It, without incredible fanfare or superfluous description, described the very ethos at the heart of cryptocurrency and blockchain. I think this fanfare is sometimes missed by various coin Maximalism movements. I think, even more importantly, and in the context of the intro to this week’s letter, it speaks to the politics of the movement.

There’s no such thing as “neutral tooling.”

A very common thing to hear is that “technology is just a tool, which can be used for good or for evil.” That’s an aphorism that feels true when you’re talking about things like a hammer or a wrench, but gets stretched quite thin when you try to apply it to things like machine learning, social networking technology, and surveillance technology.

All of the things mentioned were very famously designed with the axiom in mind that tools are neutral things that can be used with ill or good intent. The truth of the matter is that tools like Facebook were designed with intent: to remove friction to engagement in all ways (a philosophy originally pioneered at early Web 2.0 social startup Friendfeed, but imported to Facebook by founders Paul Buchheit and Bret Taylor).

Reducing friction to engagement was the chief design principle and an intention for the network. You can debate the goodness or lack thereof with this principle, but the net effect certainly favors some types of speech over others.

At the time Twitter, Friendfeed and Facebook came to prominence was a time when longform blogging was the dominant means of hashing out political and technological ideals: a medium that is easier than print and broadcast media, but certainly more filled with friction than a 140-280 character tweet.

I don’t have to describe to you the net effect on our society to have all intellectualism distilled down to 240 character limit. It isn’t controversial or even partisan to suggest that this has pushed public discourse in a direction that favors propagandists, populists and those that thrive on an environment of disinformation. It’s a cross-border, cross-partisan phenomenon.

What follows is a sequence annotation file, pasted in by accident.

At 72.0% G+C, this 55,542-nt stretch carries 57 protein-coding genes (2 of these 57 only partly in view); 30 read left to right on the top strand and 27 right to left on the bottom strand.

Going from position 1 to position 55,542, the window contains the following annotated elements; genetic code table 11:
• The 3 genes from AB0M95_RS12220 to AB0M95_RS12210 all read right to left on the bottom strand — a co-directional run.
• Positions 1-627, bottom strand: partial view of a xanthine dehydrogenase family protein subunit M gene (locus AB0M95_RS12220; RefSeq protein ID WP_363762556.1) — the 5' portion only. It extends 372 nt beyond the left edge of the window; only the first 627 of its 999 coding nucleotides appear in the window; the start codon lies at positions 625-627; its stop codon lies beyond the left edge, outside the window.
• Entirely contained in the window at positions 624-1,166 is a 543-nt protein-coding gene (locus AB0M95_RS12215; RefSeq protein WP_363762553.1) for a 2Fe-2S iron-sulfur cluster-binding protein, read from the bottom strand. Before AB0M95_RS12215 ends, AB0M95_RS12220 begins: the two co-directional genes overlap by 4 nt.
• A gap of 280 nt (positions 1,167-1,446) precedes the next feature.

The more complex a tool is, seemingly, the easier it is to spot it’s faults which have arisen from the blind spots of its creators: from racist AIs, to fascist panopticoptic shopping services.

This is why, when considered in this vein, it isn’t simply the cypherpunk movement that has a political bent, but bitcoin and cryptocurrencies that trace their lineage to it, and the entirety of blockchain itself.

Blockchain is an inherently political concept.

If you’ve subscribed to this list and read more than a couple of issues, you’ve almost certainly read the following words before, my one sentence definition of Bitcoin: “Bitcoin is the reference architecture for blockchain, which is a decentralized internet protocol for removing or mitigating the requirement for trust between counterparties.”

Bitcoin was conceptualized in an environment that recognized the need for not necessarily anonymous transactions, but certainly private and self-sovereign transactions (which is just a fancy word for transactions that don’t require intermediaries, oversight or regulation).

Aaron Swartz is the co-creator of RSS who famously killed himself as a result of the persecution by the government over his hactivism. It’s less known that he also wrote the white paper for NameCoin.

The beauty of blockchain, as the world quickly realized in wake of it’s initial creation, is that a transaction doesn’t necessarily need to be rooted in financial aims. One of (if not the) very first forks of the Bitcoin code was something called NameCoin in 2010. It was a blockchain first posited by the late great Aaron Swartz.

NameCoin itself bore many of the same characteristics of Bitcoin itself, but instead its blockchain serving as a repository of just transaction data, it used it as well to store namespace data for the purposes of administering the namespace for the .bit top level domain.